WASHINGTON — The White House wants to cut checks to Americans in early April and late May as part of a $500 billion direct payment program to stop an economic calamity brought on by the novel coronavirus outbreak, according to a document obtained by VICE News.
Two identical payments would be made April 6 and May 18, and would be based on income level and family size, according to the proposal from the Treasury Department. The proposal is just one on a two-page sheet that was sent to the Senate, which will have to craft the ideas into legislation.
As a result, the specifics are light and the details could drastically change.
When asked at a coronavirus task force press conference Wednesday morning, President Donald Trump said they’re still figuring out the exact numbers of the checks, telling reporters details are “to be determined.”
“People want to go big. Everybody seems to want to go big,” Trump said.
Still, the document shows a starting point, and reveals the contours of Trump’s plan to prop up companies and individuals, as industries across the country have ground to a halt and millions of people have lost or risk losing their ability to work and make an income.
The plan also calls for a $300 billion loan program that could allow small businesses who’ve been disrupted by the outbreak to continue to keep employees on the payroll. The White House wants this only to be available to businesses with 500 or fewer employees, and would allow them to borrow a maximum of $1,540 per employee per six weeks. In exchange, the companies would agree to keep paying employees for eight weeks.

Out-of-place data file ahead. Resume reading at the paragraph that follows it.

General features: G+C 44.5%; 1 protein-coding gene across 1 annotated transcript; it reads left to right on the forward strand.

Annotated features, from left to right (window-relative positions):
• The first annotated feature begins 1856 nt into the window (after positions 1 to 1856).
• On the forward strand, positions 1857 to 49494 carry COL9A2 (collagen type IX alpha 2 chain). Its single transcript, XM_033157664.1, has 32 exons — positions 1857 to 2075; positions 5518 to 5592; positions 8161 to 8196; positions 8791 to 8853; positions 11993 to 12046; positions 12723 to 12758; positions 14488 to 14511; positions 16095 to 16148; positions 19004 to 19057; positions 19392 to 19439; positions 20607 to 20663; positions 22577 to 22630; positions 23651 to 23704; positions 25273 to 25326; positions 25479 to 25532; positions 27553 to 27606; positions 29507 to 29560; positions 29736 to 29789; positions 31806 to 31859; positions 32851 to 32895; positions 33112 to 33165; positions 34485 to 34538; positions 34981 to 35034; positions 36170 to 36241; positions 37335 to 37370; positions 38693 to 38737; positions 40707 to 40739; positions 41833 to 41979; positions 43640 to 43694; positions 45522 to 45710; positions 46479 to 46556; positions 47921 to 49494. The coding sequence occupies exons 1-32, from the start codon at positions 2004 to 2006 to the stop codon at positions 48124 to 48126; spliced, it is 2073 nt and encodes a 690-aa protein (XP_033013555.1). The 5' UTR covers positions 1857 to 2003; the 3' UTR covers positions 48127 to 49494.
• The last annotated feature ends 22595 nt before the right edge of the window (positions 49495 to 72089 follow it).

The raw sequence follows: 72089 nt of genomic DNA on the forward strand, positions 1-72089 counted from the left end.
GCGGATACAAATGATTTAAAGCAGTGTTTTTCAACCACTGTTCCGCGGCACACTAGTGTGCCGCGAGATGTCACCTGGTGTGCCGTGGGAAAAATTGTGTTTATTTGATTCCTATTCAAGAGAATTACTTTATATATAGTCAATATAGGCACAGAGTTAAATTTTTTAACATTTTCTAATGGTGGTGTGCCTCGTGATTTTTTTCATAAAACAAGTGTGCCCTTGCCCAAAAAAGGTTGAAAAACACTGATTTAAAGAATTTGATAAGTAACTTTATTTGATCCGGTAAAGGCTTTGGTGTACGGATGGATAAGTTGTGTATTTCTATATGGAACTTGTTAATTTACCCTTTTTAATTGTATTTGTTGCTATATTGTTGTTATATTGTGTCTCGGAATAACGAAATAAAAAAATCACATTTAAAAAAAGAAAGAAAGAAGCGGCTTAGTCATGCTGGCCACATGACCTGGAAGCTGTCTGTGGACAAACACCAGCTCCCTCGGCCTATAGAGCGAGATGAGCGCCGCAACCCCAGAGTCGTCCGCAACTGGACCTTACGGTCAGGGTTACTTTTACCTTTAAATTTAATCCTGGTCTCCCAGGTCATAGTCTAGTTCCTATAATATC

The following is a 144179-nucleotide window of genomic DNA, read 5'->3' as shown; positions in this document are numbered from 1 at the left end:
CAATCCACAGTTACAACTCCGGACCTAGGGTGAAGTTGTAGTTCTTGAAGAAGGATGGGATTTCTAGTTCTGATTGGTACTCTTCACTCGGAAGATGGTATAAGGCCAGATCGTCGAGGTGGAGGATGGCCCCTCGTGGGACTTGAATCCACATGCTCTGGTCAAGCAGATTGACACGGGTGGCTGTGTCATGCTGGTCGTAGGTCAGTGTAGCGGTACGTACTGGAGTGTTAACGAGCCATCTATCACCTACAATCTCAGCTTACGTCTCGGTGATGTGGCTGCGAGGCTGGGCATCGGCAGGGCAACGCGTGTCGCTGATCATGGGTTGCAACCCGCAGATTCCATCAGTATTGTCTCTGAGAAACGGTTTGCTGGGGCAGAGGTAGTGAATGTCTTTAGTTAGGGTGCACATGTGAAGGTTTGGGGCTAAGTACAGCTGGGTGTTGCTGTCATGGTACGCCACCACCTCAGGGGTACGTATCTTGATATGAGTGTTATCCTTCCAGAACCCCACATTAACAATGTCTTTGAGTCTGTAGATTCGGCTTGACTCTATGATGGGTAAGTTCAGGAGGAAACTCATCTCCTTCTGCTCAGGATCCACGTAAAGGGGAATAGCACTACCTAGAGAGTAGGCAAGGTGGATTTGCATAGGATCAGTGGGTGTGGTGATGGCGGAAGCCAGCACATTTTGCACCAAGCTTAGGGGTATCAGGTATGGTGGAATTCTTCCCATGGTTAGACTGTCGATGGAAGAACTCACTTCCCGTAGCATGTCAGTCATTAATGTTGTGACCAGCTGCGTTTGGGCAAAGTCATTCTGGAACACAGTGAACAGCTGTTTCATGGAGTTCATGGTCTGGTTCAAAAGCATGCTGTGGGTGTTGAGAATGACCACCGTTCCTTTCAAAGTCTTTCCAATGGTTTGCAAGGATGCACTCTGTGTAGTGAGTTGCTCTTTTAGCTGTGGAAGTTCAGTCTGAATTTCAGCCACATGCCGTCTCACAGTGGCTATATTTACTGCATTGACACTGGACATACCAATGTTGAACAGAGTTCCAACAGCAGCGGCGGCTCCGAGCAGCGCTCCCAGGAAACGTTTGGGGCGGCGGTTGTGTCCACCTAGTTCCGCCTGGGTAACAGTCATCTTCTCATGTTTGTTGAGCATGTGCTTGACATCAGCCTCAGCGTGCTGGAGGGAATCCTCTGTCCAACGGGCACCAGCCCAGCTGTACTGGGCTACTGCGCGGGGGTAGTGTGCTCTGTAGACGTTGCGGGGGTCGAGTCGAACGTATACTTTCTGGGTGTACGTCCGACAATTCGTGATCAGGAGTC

The plan would also free up $50 billion to loan to the struggling airline industry, in exchange for them continuing some service and limiting giving raises to their executives until the loan is fully repaid. Another $150 billion would be made available to help other sectors of the economy that have been decimated by the crisis.
Finally, the plan calls for Congress to give the White House the authority to temporarily bail out the money market mutual fund industry, a move the government made in 2008 after the Lehman Brothers collapse. Congress prohibited the executive branch from taking similar action in 2010.
Cover: U.S. President Donald Trump speaks during a Coronavirus Task Force news conference in the briefing room of the White House in Washington, D.C., U.S., on Wednesday, March 18, 2020. Trump invoked the Defense Production Act, allowing the government to boost production of masks and protective equipment. (Photo: Kevin Dietsch/UPI/Bloomberg via Getty Images)
This article originally appeared on VICE US.